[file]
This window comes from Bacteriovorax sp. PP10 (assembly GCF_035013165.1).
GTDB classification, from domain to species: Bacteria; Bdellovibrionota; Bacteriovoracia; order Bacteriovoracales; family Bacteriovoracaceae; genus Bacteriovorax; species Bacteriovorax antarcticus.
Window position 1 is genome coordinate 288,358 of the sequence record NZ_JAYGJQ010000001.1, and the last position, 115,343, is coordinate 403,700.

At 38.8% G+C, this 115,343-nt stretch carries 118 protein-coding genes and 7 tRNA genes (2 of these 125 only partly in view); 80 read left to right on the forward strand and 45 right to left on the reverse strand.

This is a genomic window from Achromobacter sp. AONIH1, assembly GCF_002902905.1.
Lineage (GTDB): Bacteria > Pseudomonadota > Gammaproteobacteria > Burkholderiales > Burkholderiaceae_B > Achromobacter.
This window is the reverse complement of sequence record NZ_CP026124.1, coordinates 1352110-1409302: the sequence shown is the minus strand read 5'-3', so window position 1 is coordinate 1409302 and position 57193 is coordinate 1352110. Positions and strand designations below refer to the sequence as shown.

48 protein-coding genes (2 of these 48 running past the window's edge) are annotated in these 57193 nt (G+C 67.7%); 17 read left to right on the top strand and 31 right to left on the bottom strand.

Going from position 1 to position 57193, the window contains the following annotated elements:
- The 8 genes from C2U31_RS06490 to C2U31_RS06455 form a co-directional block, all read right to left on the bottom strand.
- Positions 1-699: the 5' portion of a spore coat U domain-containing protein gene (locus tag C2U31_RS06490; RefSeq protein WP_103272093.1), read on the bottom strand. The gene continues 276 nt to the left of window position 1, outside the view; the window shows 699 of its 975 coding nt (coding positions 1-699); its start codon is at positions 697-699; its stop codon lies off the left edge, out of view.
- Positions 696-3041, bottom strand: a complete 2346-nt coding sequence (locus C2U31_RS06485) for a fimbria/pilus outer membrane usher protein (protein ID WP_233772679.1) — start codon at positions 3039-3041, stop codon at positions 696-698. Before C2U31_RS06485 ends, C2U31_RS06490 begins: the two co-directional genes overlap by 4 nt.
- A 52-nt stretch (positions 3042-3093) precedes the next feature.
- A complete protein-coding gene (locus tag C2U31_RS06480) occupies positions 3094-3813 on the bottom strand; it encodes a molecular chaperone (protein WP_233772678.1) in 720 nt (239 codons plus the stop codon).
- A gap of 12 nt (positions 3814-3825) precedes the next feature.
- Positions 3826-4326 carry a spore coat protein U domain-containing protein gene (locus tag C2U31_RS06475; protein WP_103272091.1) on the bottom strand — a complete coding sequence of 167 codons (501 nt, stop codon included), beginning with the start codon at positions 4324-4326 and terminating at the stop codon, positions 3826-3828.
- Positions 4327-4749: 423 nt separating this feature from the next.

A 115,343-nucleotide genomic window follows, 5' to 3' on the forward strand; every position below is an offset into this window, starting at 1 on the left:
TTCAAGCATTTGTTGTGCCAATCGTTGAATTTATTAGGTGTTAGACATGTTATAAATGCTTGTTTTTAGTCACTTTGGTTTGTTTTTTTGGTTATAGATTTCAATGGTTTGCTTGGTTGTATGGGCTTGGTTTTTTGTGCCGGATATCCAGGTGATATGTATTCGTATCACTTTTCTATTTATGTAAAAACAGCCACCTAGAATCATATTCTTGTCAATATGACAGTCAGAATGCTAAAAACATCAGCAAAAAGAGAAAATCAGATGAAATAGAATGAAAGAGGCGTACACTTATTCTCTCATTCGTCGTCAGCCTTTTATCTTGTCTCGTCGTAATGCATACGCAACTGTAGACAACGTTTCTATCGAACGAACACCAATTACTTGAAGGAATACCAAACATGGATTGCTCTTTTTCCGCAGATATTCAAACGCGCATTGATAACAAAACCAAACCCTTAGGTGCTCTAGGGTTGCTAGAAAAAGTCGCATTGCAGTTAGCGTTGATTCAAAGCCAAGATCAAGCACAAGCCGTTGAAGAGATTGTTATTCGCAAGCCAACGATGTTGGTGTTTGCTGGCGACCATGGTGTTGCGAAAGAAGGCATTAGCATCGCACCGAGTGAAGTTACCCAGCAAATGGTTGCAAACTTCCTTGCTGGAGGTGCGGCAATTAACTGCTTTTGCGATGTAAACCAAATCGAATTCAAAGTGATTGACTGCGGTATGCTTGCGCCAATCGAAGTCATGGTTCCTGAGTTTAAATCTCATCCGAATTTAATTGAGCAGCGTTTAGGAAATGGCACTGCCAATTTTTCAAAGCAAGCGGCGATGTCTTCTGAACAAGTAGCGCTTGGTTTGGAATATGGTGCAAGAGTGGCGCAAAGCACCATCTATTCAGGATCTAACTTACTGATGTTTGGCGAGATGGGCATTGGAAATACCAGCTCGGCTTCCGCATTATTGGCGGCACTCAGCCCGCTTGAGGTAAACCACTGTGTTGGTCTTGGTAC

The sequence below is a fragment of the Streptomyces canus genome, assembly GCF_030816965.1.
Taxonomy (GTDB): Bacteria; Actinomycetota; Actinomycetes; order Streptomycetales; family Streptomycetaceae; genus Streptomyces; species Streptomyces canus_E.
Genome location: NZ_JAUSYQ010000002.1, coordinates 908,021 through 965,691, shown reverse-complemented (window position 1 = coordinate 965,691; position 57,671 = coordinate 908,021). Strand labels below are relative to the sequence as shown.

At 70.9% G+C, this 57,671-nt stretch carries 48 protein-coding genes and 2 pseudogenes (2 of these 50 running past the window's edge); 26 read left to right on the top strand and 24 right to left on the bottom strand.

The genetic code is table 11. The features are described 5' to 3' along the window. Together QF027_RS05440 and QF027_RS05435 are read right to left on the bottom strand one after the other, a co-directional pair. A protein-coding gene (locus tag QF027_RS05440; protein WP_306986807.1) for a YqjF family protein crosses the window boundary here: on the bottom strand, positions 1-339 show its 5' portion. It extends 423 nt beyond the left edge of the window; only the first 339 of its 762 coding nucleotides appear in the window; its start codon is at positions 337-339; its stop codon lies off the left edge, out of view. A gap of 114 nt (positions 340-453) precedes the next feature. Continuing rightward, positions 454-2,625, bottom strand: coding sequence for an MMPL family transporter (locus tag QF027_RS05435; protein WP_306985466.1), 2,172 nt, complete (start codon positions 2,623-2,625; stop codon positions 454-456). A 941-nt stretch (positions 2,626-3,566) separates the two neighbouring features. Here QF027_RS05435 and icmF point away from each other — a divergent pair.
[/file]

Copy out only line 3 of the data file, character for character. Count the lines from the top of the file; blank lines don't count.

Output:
Window position 1 is genome coordinate 288,358 of the sequence record NZ_JAYGJQ010000001.1, and the last position, 115,343, is coordinate 403,700.